In 2005, a private California high school expelled two students because they were suspected of being lesbians. The 4th District Court of Appeals, in a decision filed last week, ruled 3-0 that the school has the right to expel students on the basis of their suspected sexual orientation. The decision is here (PDF). The court relied heavily on a 1998 decision from the California Supreme Court, which allowed the Boy Scouts to continue to discriminate against gay men and/or atheists within the organization.
“The whole purpose of sending one’s child to a religious school is to ensure that he or she learns even secular subjects within a religious framework,” Justice Betty Richli said in the 3-0 ruling, issued Monday.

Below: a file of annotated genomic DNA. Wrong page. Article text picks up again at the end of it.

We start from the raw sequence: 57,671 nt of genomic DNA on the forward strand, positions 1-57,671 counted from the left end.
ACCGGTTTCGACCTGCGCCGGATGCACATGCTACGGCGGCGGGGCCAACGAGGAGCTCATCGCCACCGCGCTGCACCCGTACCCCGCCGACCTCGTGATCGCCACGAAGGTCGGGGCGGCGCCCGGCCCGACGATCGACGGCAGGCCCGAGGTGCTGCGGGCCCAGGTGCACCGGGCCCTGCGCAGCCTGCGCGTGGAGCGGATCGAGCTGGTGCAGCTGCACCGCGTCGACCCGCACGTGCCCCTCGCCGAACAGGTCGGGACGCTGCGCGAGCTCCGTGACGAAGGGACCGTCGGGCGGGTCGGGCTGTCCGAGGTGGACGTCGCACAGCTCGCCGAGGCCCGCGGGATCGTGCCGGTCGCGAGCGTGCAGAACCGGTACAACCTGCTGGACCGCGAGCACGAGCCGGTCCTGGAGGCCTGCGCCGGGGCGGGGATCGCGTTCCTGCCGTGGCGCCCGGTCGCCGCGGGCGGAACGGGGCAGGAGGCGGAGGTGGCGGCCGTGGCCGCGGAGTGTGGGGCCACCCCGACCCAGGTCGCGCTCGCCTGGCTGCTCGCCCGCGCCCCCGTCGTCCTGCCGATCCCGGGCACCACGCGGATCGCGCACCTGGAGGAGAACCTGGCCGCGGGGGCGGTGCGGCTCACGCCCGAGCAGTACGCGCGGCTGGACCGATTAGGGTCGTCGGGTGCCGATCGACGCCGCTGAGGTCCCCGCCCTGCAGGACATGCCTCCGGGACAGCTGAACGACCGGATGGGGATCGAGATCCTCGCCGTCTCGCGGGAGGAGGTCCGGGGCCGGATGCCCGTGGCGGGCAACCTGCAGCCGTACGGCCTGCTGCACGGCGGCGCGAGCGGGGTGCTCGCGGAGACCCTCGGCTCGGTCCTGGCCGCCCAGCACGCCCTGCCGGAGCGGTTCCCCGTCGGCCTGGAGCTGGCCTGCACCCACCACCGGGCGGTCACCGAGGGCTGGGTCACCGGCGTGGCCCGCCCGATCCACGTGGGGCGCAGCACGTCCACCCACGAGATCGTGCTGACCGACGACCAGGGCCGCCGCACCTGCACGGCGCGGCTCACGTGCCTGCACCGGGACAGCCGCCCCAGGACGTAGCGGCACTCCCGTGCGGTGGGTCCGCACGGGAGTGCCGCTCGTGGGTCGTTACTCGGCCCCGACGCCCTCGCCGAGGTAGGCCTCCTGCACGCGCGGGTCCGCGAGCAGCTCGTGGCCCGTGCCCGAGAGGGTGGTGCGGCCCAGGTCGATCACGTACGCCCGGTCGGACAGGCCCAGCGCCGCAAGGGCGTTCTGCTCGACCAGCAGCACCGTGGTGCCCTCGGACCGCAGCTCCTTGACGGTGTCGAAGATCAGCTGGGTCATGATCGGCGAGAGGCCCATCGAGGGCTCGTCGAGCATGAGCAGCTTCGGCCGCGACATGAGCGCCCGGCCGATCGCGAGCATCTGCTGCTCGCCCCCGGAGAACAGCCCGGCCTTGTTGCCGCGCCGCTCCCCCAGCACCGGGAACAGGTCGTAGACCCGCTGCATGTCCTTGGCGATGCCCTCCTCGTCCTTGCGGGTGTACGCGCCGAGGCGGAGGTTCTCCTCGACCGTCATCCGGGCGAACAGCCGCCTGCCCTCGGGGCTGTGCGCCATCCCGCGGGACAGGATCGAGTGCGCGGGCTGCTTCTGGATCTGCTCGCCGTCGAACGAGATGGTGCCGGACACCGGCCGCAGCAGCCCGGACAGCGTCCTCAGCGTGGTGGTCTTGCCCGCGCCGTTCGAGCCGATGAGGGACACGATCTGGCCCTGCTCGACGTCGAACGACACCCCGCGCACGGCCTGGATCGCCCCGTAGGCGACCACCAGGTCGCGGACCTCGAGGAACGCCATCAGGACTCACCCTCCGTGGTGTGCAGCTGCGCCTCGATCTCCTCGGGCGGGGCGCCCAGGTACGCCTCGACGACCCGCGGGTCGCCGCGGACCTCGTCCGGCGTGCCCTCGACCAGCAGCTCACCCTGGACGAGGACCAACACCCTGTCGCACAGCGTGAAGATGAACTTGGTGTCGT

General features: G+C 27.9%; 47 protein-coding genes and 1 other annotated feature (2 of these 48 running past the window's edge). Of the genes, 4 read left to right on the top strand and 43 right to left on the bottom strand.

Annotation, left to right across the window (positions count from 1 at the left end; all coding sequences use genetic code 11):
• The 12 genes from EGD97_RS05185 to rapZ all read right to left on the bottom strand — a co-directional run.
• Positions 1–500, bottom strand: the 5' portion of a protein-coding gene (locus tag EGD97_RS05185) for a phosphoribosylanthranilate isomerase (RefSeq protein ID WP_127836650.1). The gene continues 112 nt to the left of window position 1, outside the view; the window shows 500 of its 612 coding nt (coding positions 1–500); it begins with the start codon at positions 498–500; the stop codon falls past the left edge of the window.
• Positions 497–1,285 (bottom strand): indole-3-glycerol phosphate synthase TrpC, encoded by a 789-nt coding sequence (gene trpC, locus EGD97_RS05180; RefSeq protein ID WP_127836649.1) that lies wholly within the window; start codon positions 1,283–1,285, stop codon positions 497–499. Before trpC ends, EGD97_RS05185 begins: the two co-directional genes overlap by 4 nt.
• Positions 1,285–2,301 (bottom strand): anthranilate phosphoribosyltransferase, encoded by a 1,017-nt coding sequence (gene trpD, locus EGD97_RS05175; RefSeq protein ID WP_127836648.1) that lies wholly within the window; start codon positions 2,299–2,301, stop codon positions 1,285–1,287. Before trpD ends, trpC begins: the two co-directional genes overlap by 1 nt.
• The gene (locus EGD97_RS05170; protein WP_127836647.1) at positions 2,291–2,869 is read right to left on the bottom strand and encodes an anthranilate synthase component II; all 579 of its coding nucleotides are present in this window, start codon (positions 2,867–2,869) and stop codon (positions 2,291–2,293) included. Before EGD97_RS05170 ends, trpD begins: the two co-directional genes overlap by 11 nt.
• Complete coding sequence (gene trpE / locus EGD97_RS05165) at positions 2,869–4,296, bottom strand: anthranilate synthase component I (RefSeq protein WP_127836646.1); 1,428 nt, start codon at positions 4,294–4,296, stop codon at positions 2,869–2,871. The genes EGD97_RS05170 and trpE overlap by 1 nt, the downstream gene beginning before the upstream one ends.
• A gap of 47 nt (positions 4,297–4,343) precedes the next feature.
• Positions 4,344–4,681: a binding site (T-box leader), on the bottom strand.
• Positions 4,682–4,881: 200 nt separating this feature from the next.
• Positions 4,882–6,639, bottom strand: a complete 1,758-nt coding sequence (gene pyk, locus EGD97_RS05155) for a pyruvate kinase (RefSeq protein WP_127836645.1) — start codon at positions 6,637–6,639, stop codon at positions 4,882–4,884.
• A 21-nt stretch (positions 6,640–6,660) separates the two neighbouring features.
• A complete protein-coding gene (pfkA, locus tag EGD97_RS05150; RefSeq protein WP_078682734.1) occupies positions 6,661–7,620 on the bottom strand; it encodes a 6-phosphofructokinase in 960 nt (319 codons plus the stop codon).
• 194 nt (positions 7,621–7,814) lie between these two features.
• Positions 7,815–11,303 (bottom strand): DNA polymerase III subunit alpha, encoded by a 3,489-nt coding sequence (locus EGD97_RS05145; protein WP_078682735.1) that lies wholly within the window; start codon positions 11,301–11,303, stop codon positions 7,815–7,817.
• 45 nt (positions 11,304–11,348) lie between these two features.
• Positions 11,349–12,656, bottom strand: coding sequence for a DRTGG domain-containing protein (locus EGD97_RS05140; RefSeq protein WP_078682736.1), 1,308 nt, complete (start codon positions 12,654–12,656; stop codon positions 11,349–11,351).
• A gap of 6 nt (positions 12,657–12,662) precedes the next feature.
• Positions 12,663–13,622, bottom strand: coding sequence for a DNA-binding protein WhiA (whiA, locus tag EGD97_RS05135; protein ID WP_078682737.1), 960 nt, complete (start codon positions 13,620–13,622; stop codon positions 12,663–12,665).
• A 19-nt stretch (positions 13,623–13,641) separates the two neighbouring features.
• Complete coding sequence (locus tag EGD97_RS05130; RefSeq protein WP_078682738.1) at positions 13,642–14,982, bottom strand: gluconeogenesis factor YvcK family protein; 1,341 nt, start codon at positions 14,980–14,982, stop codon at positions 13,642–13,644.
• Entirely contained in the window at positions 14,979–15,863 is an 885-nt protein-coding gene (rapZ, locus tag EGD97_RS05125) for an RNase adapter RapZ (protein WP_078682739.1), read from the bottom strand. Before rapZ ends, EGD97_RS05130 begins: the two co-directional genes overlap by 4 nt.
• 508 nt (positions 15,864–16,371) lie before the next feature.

The girls were juniors at the high school in Wildomar (Riverside County) when the principal, Gregory Bork, summoned them to his office in September 2005 and questioned them separately about their sexual orientation and whether they loved each other. The principal acted after another student reported postings on the girls’ MySpace pages.
Bork suspended the girls based on their answers, and the school’s directors expelled them a month later.
The girls, who later graduated from another high school, have not been identified and have not discussed their sexual orientation, Hanson said. Their suit said the school had no right to dismiss them because of its perception that they were lesbians.
The students’ lawyer, Kirk Hanson, said he is disappointed by the ruling and that it basically allows religious schools to discriminate on the basis of anything they want. He is considering appealing the decision to the California Supreme Court, pending a discussion with the students.